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When we see problems, we want solutions. When there is chaos, we desire peace. As over-thinking humans, we think that our incessant thinking will bring us to our desired goal. And the sooner, the better. There is no time to wait around for peace, to slowly work through issues or to wait for answers to present themselves. We want peace and we want it now. But is this God’s way?  Fr. Mauritius shares,

“There are some words in our prayers that I just love. Words such as “gather together”; we monks chant them regularly in a hymn. These words resonate with my longing for unity and peace. In these times when our countries and our world seem to be more torn than ever, this longing is even stronger. It moves me to strive for unity and collaboration, in our small worlds, in our communities, in our families, and in the teams in which we work. When we live and work together as one, things flow better and we are happier and more successful.

However, one time while praying the hymn, I paid closer attention. It says, that all things are gathered together in Christ. Both the original Greek and Latin have a term that comprise the word “head” (recapitulare). The gathering happens in Christ, who is the head. He does the gathering together. This immediately gave me relief. I cannot do it. He will do it. He will gather us all. But, how does he do it?”  Read more at WildeMonk.  

The Presence of the Saints

The Presence of the Saints

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Saint Benedict, founder of the Benedictine Order, writes in his Rule:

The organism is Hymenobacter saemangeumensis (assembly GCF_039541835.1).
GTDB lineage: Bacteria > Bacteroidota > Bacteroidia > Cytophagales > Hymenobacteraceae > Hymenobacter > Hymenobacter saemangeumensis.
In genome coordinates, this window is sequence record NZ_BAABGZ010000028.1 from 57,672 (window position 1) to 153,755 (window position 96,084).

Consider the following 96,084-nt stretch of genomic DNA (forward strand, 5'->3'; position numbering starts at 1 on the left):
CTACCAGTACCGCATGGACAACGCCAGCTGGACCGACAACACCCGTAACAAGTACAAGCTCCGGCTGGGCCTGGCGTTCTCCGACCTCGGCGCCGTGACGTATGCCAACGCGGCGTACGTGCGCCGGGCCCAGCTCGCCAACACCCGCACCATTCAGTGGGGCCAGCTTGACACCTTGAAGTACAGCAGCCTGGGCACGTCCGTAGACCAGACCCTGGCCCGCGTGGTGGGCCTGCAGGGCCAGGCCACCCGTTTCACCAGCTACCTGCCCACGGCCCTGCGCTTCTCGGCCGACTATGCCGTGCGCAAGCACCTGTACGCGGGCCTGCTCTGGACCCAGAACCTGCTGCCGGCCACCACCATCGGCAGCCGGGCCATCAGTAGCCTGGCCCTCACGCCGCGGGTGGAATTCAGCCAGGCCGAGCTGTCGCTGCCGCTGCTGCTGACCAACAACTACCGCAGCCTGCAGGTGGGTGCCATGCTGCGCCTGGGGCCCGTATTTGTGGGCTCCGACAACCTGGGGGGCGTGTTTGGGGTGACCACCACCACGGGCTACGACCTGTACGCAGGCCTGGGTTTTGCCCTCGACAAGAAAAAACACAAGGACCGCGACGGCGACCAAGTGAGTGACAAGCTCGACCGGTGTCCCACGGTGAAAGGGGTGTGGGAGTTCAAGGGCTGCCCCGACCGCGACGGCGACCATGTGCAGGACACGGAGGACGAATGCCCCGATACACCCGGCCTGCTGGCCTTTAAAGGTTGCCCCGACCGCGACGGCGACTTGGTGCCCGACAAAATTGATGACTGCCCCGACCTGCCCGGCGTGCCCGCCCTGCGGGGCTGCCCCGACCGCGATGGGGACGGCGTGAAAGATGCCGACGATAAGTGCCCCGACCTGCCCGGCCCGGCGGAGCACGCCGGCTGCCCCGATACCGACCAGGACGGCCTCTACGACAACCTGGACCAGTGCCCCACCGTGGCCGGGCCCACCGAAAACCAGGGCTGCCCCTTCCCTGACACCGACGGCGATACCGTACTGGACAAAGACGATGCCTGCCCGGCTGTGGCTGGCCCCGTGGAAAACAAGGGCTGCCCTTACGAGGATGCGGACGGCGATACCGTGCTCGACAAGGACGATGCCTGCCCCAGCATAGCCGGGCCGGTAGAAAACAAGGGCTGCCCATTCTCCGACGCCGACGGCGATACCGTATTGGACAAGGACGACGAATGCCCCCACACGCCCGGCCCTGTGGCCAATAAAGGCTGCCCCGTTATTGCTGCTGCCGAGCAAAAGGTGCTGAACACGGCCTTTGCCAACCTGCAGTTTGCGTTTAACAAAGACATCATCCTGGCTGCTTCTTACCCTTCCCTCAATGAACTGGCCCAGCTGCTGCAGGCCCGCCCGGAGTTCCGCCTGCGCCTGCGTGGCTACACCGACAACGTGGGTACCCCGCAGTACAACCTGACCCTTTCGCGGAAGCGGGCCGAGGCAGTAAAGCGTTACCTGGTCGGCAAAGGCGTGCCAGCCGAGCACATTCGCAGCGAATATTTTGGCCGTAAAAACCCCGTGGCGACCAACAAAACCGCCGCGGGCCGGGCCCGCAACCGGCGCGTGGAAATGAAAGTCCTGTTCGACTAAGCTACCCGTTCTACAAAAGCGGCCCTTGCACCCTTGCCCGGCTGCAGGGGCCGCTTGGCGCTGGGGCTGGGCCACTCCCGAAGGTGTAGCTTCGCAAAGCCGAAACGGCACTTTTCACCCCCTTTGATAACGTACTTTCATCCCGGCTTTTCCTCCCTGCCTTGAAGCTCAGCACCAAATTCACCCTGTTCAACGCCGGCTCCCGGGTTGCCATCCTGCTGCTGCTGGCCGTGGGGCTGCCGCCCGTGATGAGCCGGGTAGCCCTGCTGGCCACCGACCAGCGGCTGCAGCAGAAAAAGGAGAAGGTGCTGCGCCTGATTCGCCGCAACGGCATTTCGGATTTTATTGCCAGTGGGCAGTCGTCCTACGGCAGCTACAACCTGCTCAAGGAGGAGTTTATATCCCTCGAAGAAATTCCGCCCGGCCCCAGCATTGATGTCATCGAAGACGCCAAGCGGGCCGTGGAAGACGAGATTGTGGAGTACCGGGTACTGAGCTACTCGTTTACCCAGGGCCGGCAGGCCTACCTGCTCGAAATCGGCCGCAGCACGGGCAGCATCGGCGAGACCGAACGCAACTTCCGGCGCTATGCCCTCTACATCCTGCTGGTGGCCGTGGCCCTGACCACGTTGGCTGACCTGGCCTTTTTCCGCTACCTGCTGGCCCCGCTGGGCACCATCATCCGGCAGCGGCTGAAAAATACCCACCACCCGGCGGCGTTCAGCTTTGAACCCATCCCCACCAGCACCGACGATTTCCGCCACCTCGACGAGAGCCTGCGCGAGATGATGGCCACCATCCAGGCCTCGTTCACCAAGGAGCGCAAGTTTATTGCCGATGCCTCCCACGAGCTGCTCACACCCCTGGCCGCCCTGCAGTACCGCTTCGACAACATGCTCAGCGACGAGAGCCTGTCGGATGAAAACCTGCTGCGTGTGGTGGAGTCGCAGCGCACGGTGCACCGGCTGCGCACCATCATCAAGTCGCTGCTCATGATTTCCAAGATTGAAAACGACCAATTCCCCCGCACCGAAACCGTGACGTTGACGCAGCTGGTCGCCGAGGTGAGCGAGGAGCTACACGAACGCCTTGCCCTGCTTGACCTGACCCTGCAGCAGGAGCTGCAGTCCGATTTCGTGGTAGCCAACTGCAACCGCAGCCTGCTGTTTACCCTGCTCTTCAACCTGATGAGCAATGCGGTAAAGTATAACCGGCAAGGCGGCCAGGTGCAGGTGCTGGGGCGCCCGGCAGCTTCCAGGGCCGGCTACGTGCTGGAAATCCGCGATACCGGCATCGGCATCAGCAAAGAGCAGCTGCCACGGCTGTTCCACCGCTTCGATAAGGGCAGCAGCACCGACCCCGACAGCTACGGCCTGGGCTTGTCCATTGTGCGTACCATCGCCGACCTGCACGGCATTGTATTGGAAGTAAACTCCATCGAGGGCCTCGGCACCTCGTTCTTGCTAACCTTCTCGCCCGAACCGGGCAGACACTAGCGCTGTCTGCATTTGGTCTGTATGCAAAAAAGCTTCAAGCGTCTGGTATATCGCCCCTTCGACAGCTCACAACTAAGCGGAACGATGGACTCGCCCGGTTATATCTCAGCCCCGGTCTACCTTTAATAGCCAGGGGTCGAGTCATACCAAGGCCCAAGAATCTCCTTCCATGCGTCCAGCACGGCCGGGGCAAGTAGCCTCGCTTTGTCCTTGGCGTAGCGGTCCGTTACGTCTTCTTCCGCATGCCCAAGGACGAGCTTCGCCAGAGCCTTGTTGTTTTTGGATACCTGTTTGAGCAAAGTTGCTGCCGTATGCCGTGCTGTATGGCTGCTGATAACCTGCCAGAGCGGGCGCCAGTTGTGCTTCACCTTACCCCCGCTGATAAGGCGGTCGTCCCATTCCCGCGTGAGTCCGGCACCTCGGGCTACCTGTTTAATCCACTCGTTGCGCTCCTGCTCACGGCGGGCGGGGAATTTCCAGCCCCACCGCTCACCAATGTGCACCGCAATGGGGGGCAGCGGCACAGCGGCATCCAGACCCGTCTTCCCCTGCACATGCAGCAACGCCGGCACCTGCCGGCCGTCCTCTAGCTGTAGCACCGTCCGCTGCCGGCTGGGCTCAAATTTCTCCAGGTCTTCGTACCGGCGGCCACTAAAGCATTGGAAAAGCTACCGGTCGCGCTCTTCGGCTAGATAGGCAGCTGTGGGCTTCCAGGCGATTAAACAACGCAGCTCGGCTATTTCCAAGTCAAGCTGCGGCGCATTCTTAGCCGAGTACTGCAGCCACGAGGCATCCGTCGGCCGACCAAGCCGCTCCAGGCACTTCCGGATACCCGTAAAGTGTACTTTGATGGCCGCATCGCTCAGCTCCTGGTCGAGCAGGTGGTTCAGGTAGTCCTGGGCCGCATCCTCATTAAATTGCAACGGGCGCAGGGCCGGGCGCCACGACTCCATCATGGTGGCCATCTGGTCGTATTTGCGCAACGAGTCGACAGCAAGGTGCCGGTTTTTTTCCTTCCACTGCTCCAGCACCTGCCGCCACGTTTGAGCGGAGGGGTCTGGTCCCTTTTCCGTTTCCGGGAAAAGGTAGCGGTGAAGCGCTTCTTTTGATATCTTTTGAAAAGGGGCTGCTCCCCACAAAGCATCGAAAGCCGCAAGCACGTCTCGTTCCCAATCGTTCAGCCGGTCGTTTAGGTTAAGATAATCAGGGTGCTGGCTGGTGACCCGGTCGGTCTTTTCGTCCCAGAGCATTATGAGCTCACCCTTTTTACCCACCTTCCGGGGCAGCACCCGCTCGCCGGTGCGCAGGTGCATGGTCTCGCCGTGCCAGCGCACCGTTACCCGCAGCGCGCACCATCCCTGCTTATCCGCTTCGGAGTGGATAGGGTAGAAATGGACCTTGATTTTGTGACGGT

When the novice is to be received, he comes before the whole community in the oratory and promises stability, fidelity to monastic life, and obedience. This is done in the presence of God and his saints … He states his promise in a document drawn up in the name of the saints whose relics are there, and of the abbot, who is present. (RB 58:17-19).

At the important moment of their vows, the monks are reminded of the presence of the Saints. The Church believes for some people with certainty that they are with God. They have risen to a life eternal, which means they are with God in unending light, joy, and community. In the Catholic Church we have the custom to invoke the Saints on certain occasions. For some this seems to be superstition. However, when you try to do it, you might be surprised that it “works”. St. Anthony has helped me a lot. He is the Saint you call when you have lost things. I often lose things. When I call him, I calm down. I trust that I will find what I have lost, and he has never disappointed me. One may argue this is self-suggestion – and if so, why not? There are other Saints you can call. Saint Christopher helps the travelers. Recently I heard about St. Leonard who helps to find a parking space. Yes, it made me smile. It is a playful way in which we recall the presence of the Saints. Who are your favorite Saints?  (Read more at WildeMonk)

 

Learn more about St. Benedict and his sister, St. Scholastica.  Capture

Blessed are the Poor

I’ve been thinking about the decision to give (or not to give) to a beggar on the street since Pope Francis suggested that giving “is always right,” whether one thinks the other is truly in need or not.  A few evenings ago, as I was leaving a movie theater, having spent a lovely evening with friends, there was a homeless man with a sign asking for donations. Engaged in conversation, I quickly walked by him. I was unsure if I had any cash on me at the time, but as I reflected on my thoughts and actions, I realized that I did not (or could not) look the man in the eye, and I wondered why.  If I had money with me, would I have given it to him? Would I have looked him in the eye then? I felt a sense of shame–some for not giving him money,  but more so that I hadn’t looked at him directly.  Looking someone in the eye honors their dignity–it acknowledges WHO THEY ARE.

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Continue reading “Blessed are the Poor”